A good drug molecule will not be created unless it is known which proteins it affects in our body. That is why, in drug design, it is important to utilise massive databases with all the discovered protein structures and protein families as well as knowledge about how proteins function in our cells.
The majority of the drugs in use are designed so that their target molecules are the body’s biomolecules, i.e. proteins.
Most drugs take effect in the body by binding themselves to these targets like receptors of signal molecules. Receptors are natural targets for example for signal molecules such as neurotransmitters and hormones. They are specialised triggers of the cell associated with cellular signalling mechanisms.
The idea for drug design is to build small synthetic molecules that selectively affect the desired proteins. Most of the target proteins of drugs belong to only ten protein families, and up to half belong to only three families. Small molecules are able to absorb well into the bloodstream, allowing the drug to take effect. Depending on the location of the protein, the drug molecule has to penetrate the cell or transmit a signal outside the cell that affects the processes within the cell. The aim is to design the molecules, for example, in such a way that they slow down or accelerate the functioning of a particular protein.
In the past, little was known about in which part of the cell the drug takes effect. In 1980, 150 of these target areas of effect were known. However, that number has grown enormously with the determination of the genomes of organisms since, currently, already more than 5,000 possible target areas of effect are known. Approximately 2,500 drug molecules are available for medicine. The function of the human genome is being investigated more and more closely and, in the next few years, the number of known possible target areas of effect for drug ingredients may rise to 10,000. According to current estimates, our body has 2,000–3,000 proteins that are possible target proteins for a drug. Existing drugs have been shown to work through only about 450 drug targets on a limited number of diseases. Thus, drug designers have two major goals – to build new safe molecules that can be used to safely affect known targets and, on the other hand, to study the use of known, safe drugs for new illnesses for which there is currently no drug approved by the authorities.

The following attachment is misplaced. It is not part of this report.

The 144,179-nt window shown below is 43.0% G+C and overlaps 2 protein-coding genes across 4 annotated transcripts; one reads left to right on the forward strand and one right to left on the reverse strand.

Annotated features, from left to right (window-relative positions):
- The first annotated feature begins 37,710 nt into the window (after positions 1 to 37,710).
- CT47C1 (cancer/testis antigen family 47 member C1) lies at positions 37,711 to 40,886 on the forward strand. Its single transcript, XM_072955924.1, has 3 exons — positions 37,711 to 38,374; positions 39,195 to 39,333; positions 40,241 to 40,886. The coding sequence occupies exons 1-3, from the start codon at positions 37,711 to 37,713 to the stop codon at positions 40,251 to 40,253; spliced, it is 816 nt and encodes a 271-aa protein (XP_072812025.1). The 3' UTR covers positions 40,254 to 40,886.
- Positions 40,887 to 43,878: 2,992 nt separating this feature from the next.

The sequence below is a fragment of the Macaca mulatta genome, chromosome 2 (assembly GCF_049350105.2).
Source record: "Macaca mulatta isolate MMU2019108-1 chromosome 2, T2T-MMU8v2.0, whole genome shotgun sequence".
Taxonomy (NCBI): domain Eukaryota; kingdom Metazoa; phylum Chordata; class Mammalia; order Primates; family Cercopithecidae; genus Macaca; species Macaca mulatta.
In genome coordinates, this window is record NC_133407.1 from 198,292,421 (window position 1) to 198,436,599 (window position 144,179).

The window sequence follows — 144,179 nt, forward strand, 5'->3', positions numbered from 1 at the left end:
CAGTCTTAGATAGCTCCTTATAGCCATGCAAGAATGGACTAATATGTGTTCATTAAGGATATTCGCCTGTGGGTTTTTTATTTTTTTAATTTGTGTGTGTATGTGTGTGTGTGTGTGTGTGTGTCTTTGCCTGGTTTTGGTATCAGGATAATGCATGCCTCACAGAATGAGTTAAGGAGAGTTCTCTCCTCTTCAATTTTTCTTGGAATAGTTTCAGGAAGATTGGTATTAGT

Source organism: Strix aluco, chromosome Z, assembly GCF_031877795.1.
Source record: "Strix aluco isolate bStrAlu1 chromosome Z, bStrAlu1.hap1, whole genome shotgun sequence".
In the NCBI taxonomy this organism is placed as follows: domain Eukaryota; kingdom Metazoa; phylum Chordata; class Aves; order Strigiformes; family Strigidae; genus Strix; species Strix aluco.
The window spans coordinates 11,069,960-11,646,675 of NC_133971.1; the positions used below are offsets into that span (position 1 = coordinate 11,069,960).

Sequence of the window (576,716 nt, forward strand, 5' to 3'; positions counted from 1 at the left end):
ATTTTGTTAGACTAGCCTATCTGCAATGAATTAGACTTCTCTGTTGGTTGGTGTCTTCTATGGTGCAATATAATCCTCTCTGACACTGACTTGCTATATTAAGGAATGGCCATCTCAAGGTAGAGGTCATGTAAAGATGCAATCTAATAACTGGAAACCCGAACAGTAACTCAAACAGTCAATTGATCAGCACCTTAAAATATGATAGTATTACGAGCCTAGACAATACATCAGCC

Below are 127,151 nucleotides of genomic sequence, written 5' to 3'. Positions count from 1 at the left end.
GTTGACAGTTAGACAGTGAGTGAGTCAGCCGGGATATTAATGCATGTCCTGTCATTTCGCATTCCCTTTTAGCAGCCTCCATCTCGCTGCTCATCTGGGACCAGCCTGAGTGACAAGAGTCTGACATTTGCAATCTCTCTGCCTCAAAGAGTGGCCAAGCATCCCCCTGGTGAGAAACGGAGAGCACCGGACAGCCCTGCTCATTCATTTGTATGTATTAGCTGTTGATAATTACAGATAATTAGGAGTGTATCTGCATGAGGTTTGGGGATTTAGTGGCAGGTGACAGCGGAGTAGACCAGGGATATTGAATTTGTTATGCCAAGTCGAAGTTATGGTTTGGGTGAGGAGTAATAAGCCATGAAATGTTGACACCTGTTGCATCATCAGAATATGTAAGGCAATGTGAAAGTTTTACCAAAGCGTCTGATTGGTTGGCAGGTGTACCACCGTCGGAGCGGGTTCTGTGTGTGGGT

The goal of researchers is, among other things, to understand which structural and chemical characteristics of a drug molecule play a key role as they modify the function of proteins at the cellular level.
An effective drug can be developed once a three-dimensional structure of the target protein, which allows interaction with the drug molecule, is found. Chemical counterparts that recognise the amino acids at the protein’s binding site are built into the drug molecule. When this kind of molecule encounters the target protein in the body, it automatically finds its way to the binding site of the protein because attaching itself there is energetically advantageous for it.